Tennis players of all levels have gone crazy for spin in recent years! With the latest racket and string technology along with younger players trying to replicate the modern swings of Rafael Nadal and Novak Djokovic, players are trying to maximize the amount of spin in their games as best as they can.
Our TW University Professor Crawford Lindsey has done extensive testing on how spin is produced during a shot, and what factors apart from the stroke itself aid or hamper the production of spin. At contact, the ball hits the stringbed and moves the main strings (the strings that are horizontal at impact), sliding them out of position vertically against the cross strings. As the ball leaves the strings, the main strings snap back into their original position. A string’s ability to slide and snap back efficiently is what our TW Professor concluded to be the biggest difference between strings in terms of their spin potential. Therefore, the further the main strings can stretch during this process, the greater the snap back force is, and thus the more spin you can generate. (more…)
Some tennis strings are very basic. Think traditional poly or synthetic gut. These strings consist of one or two parts and they tend not to specialise in the more expensive luxuries of comfort, feel and power. On the other end of the spectrum there is Tecnifibre X-One Biphase, a string with many carefully chosen and meticulously arranged parts. Like natural gut, X-One Biphase is a tad pricey, but that is to be expected given the considerable technology packed into this string. In the opinion of our playtest team, the price is worth it for the player who wants an incredibly arm-friendly string loaded with pop. While X-One Biphase is not natural gut, it did give our team the kind of comfort, feel, tension maintenance and power that very few comparable multis can offer. For our two big hitters, the downside of this string was in the form of less spin-potential and control, especially compared to their favorite polys. Ultimately, though, for the player who wants outstanding shock-absorption with a uniquely comfortable (yet wonderfully crisp) feel, X-One Biphase is simply one of the best options available.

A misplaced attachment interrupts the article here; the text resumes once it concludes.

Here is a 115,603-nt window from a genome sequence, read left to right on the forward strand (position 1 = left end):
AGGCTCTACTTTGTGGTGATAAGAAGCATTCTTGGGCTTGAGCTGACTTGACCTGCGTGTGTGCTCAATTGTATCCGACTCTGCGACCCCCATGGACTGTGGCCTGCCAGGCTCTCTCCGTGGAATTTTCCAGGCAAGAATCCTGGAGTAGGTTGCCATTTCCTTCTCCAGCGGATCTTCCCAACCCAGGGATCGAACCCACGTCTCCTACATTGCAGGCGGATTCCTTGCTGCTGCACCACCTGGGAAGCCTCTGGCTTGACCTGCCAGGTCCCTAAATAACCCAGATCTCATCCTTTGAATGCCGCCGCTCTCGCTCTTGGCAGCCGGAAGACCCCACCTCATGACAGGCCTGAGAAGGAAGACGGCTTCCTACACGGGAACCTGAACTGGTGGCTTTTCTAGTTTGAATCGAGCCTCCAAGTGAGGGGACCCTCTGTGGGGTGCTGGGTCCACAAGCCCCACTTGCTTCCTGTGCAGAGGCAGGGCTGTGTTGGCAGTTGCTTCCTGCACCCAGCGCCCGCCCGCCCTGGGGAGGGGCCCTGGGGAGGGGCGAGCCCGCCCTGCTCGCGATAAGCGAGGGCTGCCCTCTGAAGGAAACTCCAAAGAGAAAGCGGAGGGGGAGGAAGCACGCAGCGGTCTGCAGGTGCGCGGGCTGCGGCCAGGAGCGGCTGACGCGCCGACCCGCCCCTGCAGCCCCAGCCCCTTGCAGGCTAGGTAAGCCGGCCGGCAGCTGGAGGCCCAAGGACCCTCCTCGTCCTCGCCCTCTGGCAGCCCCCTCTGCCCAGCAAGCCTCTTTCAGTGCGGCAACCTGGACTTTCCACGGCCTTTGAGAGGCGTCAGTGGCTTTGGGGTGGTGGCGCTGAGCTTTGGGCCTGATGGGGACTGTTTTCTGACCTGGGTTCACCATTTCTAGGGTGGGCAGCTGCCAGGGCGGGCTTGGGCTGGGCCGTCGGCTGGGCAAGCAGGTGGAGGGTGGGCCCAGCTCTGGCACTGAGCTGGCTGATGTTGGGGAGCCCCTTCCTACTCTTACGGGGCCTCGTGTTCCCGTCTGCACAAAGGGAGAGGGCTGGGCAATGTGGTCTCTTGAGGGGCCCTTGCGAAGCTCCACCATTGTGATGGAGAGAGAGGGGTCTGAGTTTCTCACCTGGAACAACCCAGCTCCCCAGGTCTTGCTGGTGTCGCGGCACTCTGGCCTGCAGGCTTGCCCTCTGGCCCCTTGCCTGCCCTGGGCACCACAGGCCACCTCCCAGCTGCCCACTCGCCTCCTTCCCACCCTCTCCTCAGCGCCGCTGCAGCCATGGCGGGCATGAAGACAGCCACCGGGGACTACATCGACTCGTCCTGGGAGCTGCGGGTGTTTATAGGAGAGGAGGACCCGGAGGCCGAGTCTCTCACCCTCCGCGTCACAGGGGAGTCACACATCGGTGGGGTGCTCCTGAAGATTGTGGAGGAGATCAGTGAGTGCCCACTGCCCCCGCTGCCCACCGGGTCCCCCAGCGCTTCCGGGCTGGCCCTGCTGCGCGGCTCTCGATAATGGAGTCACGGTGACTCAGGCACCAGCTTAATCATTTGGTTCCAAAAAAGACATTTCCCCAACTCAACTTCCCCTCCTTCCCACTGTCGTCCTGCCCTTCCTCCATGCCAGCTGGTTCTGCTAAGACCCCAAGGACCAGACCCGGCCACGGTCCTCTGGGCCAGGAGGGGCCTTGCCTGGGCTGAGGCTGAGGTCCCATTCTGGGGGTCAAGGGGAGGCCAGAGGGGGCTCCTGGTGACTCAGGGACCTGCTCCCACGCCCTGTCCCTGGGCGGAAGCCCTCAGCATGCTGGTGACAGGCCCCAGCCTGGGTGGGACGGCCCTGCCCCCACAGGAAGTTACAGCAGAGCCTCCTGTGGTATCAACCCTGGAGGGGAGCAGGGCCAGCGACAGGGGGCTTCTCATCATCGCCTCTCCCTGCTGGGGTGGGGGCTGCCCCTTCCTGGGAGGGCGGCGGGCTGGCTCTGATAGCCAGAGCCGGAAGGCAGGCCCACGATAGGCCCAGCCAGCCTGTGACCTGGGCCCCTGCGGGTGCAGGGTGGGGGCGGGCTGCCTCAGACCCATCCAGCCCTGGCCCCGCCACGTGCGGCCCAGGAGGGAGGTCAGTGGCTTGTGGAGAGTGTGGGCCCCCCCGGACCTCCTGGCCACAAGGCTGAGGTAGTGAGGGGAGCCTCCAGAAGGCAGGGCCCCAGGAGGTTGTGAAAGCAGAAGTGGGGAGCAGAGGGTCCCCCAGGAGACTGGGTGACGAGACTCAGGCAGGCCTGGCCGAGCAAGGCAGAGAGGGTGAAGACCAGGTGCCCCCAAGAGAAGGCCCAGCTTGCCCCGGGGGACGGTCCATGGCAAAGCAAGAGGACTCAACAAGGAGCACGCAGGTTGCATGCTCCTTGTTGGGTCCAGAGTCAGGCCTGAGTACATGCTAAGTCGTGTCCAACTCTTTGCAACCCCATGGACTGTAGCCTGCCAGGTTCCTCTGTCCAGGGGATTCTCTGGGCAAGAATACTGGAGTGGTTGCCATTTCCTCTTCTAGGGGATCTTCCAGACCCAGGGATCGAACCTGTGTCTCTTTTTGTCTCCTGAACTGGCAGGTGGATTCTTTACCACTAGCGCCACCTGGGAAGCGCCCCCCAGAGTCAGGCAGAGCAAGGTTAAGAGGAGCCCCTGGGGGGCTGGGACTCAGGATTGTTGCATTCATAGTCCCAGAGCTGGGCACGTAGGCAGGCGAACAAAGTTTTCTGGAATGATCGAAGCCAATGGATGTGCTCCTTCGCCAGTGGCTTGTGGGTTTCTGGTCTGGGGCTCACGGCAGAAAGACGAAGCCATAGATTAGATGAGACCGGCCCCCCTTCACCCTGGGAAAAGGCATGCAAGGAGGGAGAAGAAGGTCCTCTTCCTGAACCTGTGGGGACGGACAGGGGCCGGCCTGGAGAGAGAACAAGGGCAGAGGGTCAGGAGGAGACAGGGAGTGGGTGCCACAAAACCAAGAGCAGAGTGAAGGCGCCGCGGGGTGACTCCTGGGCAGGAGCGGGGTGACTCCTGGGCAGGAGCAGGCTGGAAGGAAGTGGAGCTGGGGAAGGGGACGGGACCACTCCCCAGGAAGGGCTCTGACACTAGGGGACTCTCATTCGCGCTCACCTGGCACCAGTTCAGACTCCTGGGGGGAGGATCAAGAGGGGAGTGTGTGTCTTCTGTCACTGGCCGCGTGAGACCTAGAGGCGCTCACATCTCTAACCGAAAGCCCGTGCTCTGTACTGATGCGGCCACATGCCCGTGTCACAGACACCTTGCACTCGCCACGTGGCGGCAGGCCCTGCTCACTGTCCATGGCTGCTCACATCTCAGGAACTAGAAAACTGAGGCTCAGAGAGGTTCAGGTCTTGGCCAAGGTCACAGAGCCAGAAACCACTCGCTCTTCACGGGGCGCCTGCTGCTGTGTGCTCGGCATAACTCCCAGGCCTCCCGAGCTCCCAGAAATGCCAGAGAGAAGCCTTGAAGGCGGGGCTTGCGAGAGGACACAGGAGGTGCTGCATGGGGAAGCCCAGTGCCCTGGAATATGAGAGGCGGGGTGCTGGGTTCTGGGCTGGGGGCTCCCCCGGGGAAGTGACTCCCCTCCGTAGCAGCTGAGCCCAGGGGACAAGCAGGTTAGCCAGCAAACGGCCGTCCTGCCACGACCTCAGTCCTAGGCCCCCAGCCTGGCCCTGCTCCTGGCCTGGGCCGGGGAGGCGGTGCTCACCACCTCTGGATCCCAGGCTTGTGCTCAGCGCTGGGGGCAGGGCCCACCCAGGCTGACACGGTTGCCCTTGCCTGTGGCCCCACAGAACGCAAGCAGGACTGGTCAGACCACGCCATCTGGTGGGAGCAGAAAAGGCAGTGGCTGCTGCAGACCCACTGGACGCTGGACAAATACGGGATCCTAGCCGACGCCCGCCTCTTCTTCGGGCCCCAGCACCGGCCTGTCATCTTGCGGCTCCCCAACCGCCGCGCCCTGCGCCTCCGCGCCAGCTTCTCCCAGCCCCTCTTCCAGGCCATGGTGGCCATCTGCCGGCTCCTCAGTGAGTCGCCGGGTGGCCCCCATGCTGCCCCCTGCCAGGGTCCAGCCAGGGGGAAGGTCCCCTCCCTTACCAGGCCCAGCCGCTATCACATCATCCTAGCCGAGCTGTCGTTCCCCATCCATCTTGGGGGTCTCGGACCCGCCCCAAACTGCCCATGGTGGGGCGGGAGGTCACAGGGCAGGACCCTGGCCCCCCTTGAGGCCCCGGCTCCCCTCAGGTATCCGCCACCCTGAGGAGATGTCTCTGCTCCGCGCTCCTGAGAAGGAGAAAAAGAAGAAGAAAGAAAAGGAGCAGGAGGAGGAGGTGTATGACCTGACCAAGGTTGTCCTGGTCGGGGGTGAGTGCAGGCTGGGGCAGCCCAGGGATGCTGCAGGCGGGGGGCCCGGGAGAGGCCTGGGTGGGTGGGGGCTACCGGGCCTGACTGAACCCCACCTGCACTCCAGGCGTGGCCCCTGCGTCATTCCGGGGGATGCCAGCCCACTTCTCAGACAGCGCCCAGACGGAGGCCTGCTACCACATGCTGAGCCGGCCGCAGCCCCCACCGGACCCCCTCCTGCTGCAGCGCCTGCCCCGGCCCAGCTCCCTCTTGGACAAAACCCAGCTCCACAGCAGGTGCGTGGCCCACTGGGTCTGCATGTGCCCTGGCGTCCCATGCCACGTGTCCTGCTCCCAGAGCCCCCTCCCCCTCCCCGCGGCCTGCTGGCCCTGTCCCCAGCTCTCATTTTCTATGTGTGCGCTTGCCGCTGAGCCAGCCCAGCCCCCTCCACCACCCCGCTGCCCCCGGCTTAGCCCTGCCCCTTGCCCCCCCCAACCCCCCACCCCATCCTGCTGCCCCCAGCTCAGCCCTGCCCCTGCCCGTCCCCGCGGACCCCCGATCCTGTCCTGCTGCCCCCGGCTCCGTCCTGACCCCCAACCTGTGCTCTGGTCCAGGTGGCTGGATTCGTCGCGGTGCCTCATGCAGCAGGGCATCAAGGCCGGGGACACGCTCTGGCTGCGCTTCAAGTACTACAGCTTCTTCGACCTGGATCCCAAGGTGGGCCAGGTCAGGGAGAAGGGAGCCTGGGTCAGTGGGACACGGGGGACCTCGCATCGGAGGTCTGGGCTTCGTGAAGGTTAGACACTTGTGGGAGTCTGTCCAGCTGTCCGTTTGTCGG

The racket you have right now can add more power to your game. All you have to do is make sure you are getting the most from it. Read on to find out how you can tune up your racket and power up your game.
1. String tension
Nothing makes a racket play better than a nice, fresh string job. To add power the first thing to consider is your choice of string tension. Lower tensions are going to allow the ball to sink into the stringbed and launch back out with more energy. Conversely, a tight tension will be more board-like and will flatten the ball, robbing it of energy. Your racket should have a recommended tension range printed on it (usually inside the throat of the racket, sometimes inside the hoop). If the range is say 23-27 kg (50-60 lbs), staying in the 23-24 kg (50-53 lbs) range will offer you the most power. Just remember for more power, string low.